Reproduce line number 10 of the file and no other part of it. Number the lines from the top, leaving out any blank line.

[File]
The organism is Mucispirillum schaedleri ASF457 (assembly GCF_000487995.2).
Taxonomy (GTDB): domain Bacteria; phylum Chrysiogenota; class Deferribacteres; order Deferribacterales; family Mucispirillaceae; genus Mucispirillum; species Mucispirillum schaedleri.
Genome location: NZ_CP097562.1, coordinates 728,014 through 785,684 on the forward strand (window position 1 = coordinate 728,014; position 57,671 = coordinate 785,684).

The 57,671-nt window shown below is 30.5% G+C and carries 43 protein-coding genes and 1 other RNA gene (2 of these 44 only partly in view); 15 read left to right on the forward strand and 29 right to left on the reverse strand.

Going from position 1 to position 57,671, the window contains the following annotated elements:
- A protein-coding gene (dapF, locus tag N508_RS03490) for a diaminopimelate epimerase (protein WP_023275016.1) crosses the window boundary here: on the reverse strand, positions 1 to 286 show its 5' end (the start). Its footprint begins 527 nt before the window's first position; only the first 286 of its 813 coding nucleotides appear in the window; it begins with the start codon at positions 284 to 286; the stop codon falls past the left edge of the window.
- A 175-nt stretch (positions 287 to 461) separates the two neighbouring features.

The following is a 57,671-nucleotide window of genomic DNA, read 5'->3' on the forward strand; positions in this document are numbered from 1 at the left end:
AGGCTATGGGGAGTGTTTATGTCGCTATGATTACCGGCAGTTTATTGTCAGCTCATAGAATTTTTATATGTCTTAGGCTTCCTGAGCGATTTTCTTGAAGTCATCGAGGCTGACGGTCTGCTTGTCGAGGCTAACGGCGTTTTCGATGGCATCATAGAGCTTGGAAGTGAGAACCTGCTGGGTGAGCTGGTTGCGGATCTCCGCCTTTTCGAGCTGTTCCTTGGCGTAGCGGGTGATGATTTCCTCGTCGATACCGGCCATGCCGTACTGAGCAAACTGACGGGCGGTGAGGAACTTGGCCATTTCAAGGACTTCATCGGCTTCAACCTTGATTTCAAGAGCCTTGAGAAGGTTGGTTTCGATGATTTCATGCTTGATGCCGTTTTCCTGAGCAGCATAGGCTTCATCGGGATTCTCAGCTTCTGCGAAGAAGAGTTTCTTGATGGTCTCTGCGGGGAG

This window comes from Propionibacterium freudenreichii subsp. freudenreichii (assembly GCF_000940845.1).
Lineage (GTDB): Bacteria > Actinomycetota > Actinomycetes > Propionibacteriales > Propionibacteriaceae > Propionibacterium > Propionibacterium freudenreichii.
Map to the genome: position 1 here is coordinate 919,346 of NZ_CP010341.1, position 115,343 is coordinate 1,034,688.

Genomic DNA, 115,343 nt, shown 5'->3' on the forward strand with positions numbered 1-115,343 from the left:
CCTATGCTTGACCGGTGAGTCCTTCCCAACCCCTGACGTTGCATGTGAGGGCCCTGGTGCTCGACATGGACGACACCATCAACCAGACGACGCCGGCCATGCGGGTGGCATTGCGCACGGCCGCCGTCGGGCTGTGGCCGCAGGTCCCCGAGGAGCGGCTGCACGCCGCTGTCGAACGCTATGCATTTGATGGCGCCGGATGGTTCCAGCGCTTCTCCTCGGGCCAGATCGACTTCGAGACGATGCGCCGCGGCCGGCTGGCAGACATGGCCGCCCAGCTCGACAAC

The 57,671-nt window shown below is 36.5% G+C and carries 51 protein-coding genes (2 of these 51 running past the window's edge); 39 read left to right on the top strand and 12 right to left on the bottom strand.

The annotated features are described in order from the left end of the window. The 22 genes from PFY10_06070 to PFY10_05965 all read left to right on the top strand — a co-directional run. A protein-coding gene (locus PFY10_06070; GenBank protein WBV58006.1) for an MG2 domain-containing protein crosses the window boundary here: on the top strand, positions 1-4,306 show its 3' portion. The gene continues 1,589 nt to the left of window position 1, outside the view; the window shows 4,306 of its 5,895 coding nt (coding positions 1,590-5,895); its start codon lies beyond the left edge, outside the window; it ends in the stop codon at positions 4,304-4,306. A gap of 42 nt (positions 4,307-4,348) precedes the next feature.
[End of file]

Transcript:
This window comes from Propionibacterium freudenreichii subsp. freudenreichii (assembly GCF_000940845.1).